With the Delicious and Tap11 tools in its toolbox, AVOS could build a sophisticated system for recommending content and monitoring sentiment.

OSCON Data 2011, being held July 25-27 in Portland, Ore., is a gathering for developers who are hands-on, doing the systems work and evolving architectures and tools to manage data. (This event is co-located with OSCON.)

Save 20% on registration with the code OS11RAD

Data and mathematical intimidation

The idea of mathematical analysis being misused and misconstrued is hardly new, but as data-driven decision-making moves into new sectors, there are likely to be new controversies over the ways in which math and data are wielded. That's certainly the case with a string of recent stories written by The LA Times in which the newspaper has constructed a mathematical model to rate teachers' impact on their students. The model uses students' test scores to devise a teacher's "value-add." The analysis compares a student's performance on tests with their prior performance, and that difference — for better or worse or the same — is attributed to the teacher.

Teachers have balked at the method in part because The LA Times has published teachers' names and scores. But now some mathematicians are pushing back as well. An editorial written by John Ewing, president of Math for America, traces the history of the value-added systems and looks at several of the problems with these models (and with sweeping judgments made on standardized test scores).

Ewing writes:

Value-added modeling is promoted because it has the right pedigree — because it is based on "sophisticated mathematics." As a consequence, mathematics that ought to be used to illuminate ends up being used to intimidate. When that happens, mathematicians have a responsibility to speak out.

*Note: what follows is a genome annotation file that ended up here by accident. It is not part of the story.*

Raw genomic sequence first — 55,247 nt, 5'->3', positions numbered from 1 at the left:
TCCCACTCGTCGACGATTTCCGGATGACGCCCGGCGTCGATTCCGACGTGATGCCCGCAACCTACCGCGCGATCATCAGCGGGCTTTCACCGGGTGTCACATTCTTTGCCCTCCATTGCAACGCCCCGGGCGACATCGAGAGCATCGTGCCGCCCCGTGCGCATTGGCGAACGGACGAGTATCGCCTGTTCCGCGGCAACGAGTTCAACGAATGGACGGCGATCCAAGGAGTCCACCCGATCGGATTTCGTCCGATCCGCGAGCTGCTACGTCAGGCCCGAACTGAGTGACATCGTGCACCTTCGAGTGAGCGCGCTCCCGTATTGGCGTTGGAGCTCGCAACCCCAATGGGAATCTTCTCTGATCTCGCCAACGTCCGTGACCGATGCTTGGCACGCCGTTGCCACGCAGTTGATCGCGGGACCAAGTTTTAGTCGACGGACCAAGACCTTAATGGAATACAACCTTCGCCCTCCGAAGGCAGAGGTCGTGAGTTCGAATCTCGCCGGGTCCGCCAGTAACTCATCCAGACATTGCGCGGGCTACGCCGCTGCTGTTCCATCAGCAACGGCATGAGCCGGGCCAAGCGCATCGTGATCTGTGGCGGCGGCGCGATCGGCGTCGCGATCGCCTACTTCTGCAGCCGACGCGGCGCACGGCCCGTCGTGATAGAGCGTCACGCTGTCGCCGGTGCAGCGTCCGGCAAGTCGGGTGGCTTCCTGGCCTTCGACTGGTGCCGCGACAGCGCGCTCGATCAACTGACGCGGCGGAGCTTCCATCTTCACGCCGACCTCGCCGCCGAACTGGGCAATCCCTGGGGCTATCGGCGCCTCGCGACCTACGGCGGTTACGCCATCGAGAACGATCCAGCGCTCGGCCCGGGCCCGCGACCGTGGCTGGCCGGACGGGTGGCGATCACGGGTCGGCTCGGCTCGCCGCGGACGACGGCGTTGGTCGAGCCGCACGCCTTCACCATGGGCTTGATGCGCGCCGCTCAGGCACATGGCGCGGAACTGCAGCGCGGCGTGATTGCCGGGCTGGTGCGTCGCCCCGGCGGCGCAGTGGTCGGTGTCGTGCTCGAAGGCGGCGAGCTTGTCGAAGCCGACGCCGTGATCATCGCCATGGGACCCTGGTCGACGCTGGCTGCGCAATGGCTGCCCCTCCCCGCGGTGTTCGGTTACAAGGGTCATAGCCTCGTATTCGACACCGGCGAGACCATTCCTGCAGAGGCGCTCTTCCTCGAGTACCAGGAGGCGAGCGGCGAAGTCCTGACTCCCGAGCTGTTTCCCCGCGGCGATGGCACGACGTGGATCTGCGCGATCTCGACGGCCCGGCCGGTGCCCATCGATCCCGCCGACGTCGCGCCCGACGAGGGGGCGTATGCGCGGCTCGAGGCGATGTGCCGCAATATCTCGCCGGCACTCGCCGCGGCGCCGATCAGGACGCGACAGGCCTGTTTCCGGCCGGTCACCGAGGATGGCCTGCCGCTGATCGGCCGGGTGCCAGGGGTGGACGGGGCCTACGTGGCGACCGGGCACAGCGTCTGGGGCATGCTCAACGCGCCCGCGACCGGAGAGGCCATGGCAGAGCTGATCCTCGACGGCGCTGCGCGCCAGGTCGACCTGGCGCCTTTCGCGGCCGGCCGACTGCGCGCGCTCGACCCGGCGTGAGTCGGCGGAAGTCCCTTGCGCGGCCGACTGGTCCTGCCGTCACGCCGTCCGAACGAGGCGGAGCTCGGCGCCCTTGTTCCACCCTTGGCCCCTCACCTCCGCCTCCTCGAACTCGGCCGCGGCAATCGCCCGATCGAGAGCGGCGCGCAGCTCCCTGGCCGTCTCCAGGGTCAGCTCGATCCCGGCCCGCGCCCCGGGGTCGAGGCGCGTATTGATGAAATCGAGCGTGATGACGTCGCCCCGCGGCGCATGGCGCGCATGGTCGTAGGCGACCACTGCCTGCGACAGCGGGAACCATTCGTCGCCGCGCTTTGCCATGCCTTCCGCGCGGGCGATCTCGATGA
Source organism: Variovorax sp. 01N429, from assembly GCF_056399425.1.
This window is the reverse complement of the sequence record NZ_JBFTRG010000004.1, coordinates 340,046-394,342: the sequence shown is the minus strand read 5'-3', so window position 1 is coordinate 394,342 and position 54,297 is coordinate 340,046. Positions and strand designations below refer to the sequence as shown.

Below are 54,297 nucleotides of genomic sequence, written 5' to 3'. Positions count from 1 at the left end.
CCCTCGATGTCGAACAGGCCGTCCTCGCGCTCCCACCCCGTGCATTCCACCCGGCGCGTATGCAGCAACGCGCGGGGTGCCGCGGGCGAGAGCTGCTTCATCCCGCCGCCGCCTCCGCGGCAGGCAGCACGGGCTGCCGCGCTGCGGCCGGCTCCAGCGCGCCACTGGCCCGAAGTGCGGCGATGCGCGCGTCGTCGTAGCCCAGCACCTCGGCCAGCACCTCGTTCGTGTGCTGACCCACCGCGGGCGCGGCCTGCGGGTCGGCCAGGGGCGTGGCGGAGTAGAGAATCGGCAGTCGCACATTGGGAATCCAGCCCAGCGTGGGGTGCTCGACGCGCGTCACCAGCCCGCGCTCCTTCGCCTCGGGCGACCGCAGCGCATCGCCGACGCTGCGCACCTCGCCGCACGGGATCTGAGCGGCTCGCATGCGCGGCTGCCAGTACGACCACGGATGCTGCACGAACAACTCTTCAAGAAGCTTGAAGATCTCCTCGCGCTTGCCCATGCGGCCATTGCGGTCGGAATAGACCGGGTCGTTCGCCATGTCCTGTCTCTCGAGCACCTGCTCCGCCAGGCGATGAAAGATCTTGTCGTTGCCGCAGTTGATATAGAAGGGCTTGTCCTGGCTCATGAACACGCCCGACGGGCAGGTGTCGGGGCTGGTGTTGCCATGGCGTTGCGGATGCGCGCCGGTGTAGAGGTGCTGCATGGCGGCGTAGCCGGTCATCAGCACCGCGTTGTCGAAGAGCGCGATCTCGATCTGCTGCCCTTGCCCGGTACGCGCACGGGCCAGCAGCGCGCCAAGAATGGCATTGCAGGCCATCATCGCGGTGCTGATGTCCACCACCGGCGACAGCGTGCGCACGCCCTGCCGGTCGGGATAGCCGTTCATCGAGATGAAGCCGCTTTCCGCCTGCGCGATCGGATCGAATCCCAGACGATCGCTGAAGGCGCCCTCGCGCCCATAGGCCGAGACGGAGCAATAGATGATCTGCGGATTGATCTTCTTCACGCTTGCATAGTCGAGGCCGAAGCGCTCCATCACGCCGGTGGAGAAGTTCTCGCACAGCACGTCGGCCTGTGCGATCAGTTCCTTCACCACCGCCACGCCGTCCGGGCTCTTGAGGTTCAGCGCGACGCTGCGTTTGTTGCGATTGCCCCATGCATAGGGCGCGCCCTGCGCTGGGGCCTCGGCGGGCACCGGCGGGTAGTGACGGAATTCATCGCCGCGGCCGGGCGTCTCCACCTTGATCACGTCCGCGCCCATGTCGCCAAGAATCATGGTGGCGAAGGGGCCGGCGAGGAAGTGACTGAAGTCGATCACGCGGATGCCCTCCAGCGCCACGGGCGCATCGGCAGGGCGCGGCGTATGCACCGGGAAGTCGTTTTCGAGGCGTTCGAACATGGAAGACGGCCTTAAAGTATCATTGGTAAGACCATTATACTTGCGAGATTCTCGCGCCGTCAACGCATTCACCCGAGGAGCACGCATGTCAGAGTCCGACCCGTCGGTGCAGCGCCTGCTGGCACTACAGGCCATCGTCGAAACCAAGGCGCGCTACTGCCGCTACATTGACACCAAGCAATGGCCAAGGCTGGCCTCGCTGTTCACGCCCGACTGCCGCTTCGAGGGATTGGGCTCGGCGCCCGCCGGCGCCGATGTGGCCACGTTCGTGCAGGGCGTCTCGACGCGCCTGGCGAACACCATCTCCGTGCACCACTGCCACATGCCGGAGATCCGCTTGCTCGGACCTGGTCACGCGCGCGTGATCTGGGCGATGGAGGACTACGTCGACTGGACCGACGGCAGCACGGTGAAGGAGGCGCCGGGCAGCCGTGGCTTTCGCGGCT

Data and scientific storytelling

Scientific papers are stories that persuade with data. That was the topic of a very interesting presentation by Anita de Waard, Disruptive Technologies Director at Elsevier Labs, at the recent Harvard Digital Scholarship Summit. Her talk provided a story analysis of scientific text, looking at the ways in which citations create facts and how linked data can help better support this knowledge (or story) creation process.

The research paper isn't going away any time soon, de Waard argues, but she does point to several other ways in which the citation, review and publication processes of scientific papers can be improved. Ideas include a science data app store and executable scientific papers.

The slides from her talk are embedded below

Got data news?

Feel free to email me.




Related:


Older posts are this way If this message doesn't go away, click anywhere on the page to continue loading posts.
Could not load more posts
Maybe Soup is currently being updated? I'll try again automatically in a few seconds...
Just a second, loading more posts...
You've reached the end.

Don't be the product, buy the product!

Schweinderl